13 Types of Headaches and How to Treat Them

·7 min read
Photo credit: GeorgeRudy - Getty Images
Photo credit: GeorgeRudy - Getty Images

Headaches are a headache, if not a total overtake-and-really-mess-up-your-day or -life kind of issue. Sometimes headaches can be quickly remedied with over-the-counter meds, while other times they may be a sign of something more serious and require medical attention.

A headache isn’t just a headache. They typically fall into one of two categories: primary and secondary headaches. Why it’s good to know this: Knowing which category it falls in, and knowing which specific type of headache it is, can help you figure out how to treat it best.

Here’s what signs and symptoms to look for to figure out what type of headaches you have.

Primary Headaches

According to Huma Sheikh, MD, headache specialist and board certified neurologist in New York City, primary headache disorders describes headaches that are the result of pain within your head. These include tension headaches, cluster headaches, migraine, hemicrania continua, and ice pick headaches (as bad as they sound).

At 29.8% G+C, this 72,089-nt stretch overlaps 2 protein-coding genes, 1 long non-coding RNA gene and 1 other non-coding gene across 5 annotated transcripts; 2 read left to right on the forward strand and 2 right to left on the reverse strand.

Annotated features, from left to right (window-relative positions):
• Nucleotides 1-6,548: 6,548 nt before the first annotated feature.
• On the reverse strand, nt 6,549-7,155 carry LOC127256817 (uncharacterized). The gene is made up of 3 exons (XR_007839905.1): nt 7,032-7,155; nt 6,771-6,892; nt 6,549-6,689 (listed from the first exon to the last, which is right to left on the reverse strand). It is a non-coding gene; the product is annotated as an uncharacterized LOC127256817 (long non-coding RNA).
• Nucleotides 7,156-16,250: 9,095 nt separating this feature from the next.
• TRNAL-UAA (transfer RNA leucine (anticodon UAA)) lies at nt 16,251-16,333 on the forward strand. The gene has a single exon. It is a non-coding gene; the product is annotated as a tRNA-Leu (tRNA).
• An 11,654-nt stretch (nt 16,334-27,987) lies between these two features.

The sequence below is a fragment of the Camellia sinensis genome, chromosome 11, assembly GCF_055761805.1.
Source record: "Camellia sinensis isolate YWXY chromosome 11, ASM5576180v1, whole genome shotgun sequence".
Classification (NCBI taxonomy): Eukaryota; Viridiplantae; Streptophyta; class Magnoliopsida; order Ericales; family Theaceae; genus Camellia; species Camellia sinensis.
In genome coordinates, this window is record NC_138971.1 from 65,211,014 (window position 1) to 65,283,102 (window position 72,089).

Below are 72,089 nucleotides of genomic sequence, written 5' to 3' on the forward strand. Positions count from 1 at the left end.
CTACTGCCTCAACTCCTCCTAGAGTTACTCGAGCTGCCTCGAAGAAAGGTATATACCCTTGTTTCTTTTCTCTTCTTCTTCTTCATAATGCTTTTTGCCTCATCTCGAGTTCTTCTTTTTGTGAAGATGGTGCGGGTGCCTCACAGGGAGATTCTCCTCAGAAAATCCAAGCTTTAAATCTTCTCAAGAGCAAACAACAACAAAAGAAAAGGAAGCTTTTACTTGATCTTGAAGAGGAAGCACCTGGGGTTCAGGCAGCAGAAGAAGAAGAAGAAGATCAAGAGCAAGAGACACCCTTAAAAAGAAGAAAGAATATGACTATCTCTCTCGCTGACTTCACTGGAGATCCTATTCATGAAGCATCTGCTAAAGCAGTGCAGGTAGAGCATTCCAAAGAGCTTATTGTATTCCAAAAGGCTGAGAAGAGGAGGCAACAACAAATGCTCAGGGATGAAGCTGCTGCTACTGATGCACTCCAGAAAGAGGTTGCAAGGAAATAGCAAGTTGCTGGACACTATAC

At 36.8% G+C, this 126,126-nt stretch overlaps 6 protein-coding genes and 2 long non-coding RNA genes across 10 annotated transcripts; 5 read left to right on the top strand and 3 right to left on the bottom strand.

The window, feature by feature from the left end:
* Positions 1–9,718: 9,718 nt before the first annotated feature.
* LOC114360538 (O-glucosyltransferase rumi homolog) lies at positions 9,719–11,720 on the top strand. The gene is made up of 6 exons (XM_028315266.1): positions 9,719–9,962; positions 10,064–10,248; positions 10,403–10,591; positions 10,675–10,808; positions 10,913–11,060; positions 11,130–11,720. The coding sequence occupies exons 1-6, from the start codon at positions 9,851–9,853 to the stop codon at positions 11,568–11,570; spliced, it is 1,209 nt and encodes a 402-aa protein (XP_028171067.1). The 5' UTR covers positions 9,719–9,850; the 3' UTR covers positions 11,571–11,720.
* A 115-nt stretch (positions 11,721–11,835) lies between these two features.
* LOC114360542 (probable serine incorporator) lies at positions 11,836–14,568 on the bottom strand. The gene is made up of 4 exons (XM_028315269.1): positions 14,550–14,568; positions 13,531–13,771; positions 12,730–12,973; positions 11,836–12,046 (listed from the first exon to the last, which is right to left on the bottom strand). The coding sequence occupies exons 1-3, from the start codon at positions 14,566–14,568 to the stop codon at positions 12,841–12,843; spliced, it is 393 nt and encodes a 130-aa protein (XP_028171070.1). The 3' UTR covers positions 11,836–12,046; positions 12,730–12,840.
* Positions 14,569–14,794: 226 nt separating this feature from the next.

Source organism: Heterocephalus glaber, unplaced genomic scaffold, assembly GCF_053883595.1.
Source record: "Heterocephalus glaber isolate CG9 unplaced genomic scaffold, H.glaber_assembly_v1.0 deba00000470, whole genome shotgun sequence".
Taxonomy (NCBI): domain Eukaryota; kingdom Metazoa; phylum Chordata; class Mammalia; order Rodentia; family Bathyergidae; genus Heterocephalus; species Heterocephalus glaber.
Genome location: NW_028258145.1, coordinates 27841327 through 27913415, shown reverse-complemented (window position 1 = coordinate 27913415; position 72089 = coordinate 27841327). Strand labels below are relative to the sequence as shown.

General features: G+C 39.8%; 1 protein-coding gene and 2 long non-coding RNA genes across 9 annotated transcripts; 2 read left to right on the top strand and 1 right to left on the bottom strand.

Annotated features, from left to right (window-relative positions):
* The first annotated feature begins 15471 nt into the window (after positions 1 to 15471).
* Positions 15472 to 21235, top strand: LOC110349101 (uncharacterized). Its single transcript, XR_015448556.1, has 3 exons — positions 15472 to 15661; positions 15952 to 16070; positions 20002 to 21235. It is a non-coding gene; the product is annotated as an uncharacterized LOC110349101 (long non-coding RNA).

Tension headache

Tension headaches are the most common type of headache, says Sarah Ling, DO, a family medicine physician in Waukee, Iowa. They typically involve pain on both sides of the head at the same time (bilateral distribution), are mild to moderate in intensity, and are quickly treatable.

“Stress, mental, and physical tension are the most common causes of this type of headache,” she says. “Preventive treatment is important if this type of headache happens frequently (10 or more headaches per month).”

Acute treatment options include nonsteroidal anti-inflammatory drugs (NSAIDs), manual therapy (osteopathic manual treatment, massage, chiropractic treatment and acupuncture). Manual therapies may also be part of a longer-term treatment program. Longer term treatments include medications such as tricyclic antidepressants (TCAs) and SSRIs, she says.